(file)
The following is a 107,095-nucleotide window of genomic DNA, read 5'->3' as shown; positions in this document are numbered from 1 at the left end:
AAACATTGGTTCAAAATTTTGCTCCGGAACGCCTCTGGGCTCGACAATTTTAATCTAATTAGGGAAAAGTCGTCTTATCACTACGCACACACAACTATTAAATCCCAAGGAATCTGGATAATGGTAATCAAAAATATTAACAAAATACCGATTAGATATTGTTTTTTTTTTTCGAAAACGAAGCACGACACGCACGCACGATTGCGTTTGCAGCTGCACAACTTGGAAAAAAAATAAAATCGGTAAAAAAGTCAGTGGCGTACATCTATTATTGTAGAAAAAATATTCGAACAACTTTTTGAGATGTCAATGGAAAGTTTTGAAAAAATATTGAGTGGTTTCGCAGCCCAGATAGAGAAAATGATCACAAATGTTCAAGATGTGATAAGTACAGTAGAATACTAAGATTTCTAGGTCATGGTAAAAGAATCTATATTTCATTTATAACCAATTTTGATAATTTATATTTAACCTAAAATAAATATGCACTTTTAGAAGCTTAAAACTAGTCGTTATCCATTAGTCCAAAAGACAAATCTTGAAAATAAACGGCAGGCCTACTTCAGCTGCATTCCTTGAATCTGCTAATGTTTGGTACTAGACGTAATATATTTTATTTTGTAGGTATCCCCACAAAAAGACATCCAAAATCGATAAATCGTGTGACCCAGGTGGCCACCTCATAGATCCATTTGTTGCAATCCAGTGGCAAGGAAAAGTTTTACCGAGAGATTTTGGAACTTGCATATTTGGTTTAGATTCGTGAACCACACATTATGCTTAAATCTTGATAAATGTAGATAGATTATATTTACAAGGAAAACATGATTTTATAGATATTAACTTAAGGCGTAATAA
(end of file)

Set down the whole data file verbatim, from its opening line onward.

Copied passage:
The following is a 107,095-nucleotide window of genomic DNA, read 5'->3' as shown; positions in this document are numbered from 1 at the left end:
AAACATTGGTTCAAAATTTTGCTCCGGAACGCCTCTGGGCTCGACAATTTTAATCTAATTAGGGAAAAGTCGTCTTATCACTACGCACACACAACTATTAAATCCCAAGGAATCTGGATAATGGTAATCAAAAATATTAACAAAATACCGATTAGATATTGTTTTTTTTTTTCGAAAACGAAGCACGACACGCACGCACGATTGCGTTTGCAGCTGCACAACTTGGAAAAAAAATAAAATCGGTAAAAAAGTCAGTGGCGTACATCTATTATTGTAGAAAAAATATTCGAACAACTTTTTGAGATGTCAATGGAAAGTTTTGAAAAAATATTGAGTGGTTTCGCAGCCCAGATAGAGAAAATGATCACAAATGTTCAAGATGTGATAAGTACAGTAGAATACTAAGATTTCTAGGTCATGGTAAAAGAATCTATATTTCATTTATAACCAATTTTGATAATTTATATTTAACCTAAAATAAATATGCACTTTTAGAAGCTTAAAACTAGTCGTTATCCATTAGTCCAAAAGACAAATCTTGAAAATAAACGGCAGGCCTACTTCAGCTGCATTCCTTGAATCTGCTAATGTTTGGTACTAGACGTAATATATTTTATTTTGTAGGTATCCCCACAAAAAGACATCCAAAATCGATAAATCGTGTGACCCAGGTGGCCACCTCATAGATCCATTTGTTGCAATCCAGTGGCAAGGAAAAGTTTTACCGAGAGATTTTGGAACTTGCATATTTGGTTTAGATTCGTGAACCACACATTATGCTTAAATCTTGATAAATGTAGATAGATTATATTTACAAGGAAAACATGATTTTATAGATATTAACTTAAGGCGTAATAA